Top | Views from the Carrot Condo
(post, Trista Cornelius)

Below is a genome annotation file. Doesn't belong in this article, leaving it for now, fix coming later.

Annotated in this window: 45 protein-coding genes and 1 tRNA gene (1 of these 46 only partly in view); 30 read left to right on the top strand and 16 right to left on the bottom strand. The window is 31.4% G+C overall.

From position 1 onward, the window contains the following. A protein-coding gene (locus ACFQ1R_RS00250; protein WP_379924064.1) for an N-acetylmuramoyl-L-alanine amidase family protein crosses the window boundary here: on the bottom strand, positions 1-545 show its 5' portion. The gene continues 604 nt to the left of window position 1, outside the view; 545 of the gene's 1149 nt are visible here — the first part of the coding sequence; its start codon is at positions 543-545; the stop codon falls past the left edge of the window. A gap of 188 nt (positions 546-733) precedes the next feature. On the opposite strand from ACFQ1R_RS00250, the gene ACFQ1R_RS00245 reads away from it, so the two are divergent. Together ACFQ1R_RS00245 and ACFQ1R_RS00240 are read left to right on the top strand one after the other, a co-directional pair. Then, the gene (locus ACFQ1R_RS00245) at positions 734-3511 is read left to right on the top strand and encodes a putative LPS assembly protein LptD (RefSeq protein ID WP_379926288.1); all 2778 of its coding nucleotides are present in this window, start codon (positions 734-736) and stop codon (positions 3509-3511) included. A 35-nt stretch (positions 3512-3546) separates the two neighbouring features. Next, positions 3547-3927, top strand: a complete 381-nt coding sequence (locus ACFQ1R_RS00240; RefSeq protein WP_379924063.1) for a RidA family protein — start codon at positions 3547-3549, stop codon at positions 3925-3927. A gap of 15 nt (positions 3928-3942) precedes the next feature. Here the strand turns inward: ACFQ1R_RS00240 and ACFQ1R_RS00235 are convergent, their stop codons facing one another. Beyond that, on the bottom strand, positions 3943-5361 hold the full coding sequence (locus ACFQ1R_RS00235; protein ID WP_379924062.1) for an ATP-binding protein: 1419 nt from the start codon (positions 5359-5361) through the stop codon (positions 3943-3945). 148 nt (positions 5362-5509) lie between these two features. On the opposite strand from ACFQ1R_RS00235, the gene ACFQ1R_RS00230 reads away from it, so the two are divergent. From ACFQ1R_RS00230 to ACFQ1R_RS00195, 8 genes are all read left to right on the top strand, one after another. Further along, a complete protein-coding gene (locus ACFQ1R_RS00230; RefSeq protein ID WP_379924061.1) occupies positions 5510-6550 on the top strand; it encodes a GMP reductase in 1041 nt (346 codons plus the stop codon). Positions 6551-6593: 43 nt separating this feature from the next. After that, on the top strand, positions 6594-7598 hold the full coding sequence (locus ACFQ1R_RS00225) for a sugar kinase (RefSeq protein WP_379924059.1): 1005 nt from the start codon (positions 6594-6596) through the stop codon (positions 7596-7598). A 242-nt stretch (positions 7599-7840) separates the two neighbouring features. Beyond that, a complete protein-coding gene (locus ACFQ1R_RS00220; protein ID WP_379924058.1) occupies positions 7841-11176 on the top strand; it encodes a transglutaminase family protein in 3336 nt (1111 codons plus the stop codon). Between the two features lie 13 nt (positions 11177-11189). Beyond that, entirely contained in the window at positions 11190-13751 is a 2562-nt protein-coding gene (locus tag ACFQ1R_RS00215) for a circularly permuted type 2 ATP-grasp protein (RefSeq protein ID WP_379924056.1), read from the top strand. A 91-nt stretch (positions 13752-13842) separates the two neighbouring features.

I just wrote an embarrassing story about my memory of Mount St. Helens erupting 30 years ago at my other blog. The memory reminded me of another one. My dad was taking flying lessons the same year the mountain erupted, and when it was allowed, he took my mom, me, and my great uncle up and around the crater. For some inexplicable reason, I fell deeply asleep in that one and only plane ride with my dad. I don't know if I was scared or sick, or if the plane had the same effect on me as riding in a car, which was to lull me to sleep. I was still a little kid, fascinated by the mountain, but a bit clueless about what an opportunity I was sleeping through. My uncle, however, woke me up long enough to get me to look out the window. The whole landscape looked like a black and white photograph. My uncle said, "Looks like licorice ice cream, doesn't it?" He was right. It looked like large mound of licorice ice cream melting, the black licorice stripes running slowly down the slope of the scoop. That's all I remember from what should be a momentous day. However, thinking of the cratered mountain as licorice ice cream made me think...how would you celebrate the 30th anniversary of the mountain's eruption? What food would you make for a volcano's anniversary party, especially a volcano that erupted without the ketchup-friendly lava, just miles of ash? Could you build a mound of licorice ice cream around some contraption that misted steam every few minutes? Could you turn gritty sugar cookies an ash color? Licorice tea could accompany a tall white cake with the center pulled out and replaced with gray frosting. Okay, it's a weird question, but now I want to cater a Mount St. Helens party. What could I serve to fit the theme?